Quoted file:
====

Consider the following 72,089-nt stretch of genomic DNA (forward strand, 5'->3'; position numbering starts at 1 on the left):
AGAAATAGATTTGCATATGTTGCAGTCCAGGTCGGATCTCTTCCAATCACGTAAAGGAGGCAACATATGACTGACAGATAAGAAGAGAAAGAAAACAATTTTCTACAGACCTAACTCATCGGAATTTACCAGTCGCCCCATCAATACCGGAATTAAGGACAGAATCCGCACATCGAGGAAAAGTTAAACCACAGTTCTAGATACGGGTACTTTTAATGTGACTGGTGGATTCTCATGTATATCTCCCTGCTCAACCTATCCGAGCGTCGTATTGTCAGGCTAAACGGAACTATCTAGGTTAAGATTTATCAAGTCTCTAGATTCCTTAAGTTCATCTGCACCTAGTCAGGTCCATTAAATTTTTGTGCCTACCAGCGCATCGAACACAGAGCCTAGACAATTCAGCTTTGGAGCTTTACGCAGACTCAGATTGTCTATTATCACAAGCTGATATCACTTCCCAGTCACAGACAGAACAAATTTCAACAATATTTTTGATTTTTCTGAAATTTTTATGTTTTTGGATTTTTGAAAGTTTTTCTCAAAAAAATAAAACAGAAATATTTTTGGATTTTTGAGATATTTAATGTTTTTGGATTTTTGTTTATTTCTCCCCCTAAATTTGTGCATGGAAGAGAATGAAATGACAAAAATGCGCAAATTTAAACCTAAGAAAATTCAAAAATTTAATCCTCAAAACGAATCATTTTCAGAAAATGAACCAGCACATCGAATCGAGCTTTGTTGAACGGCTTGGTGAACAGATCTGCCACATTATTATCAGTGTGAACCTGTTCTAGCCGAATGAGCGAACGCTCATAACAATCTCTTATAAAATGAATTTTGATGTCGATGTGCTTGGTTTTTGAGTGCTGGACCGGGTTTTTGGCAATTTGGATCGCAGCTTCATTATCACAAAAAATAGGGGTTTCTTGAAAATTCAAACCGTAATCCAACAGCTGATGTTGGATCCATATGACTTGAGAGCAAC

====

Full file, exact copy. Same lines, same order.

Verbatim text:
Consider the following 72,089-nt stretch of genomic DNA (forward strand, 5'->3'; position numbering starts at 1 on the left):
AGAAATAGATTTGCATATGTTGCAGTCCAGGTCGGATCTCTTCCAATCACGTAAAGGAGGCAACATATGACTGACAGATAAGAAGAGAAAGAAAACAATTTTCTACAGACCTAACTCATCGGAATTTACCAGTCGCCCCATCAATACCGGAATTAAGGACAGAATCCGCACATCGAGGAAAAGTTAAACCACAGTTCTAGATACGGGTACTTTTAATGTGACTGGTGGATTCTCATGTATATCTCCCTGCTCAACCTATCCGAGCGTCGTATTGTCAGGCTAAACGGAACTATCTAGGTTAAGATTTATCAAGTCTCTAGATTCCTTAAGTTCATCTGCACCTAGTCAGGTCCATTAAATTTTTGTGCCTACCAGCGCATCGAACACAGAGCCTAGACAATTCAGCTTTGGAGCTTTACGCAGACTCAGATTGTCTATTATCACAAGCTGATATCACTTCCCAGTCACAGACAGAACAAATTTCAACAATATTTTTGATTTTTCTGAAATTTTTATGTTTTTGGATTTTTGAAAGTTTTTCTCAAAAAAATAAAACAGAAATATTTTTGGATTTTTGAGATATTTAATGTTTTTGGATTTTTGTTTATTTCTCCCCCTAAATTTGTGCATGGAAGAGAATGAAATGACAAAAATGCGCAAATTTAAACCTAAGAAAATTCAAAAATTTAATCCTCAAAACGAATCATTTTCAGAAAATGAACCAGCACATCGAATCGAGCTTTGTTGAACGGCTTGGTGAACAGATCTGCCACATTATTATCAGTGTGAACCTGTTCTAGCCGAATGAGCGAACGCTCATAACAATCTCTTATAAAATGAATTTTGATGTCGATGTGCTTGGTTTTTGAGTGCTGGACCGGGTTTTTGGCAATTTGGATCGCAGCTTCATTATCACAAAAAATAGGGGTTTCTTGAAAATTCAAACCGTAATCCAACAGCTGATGTTGGATCCATATGACTTGAGAGCAAC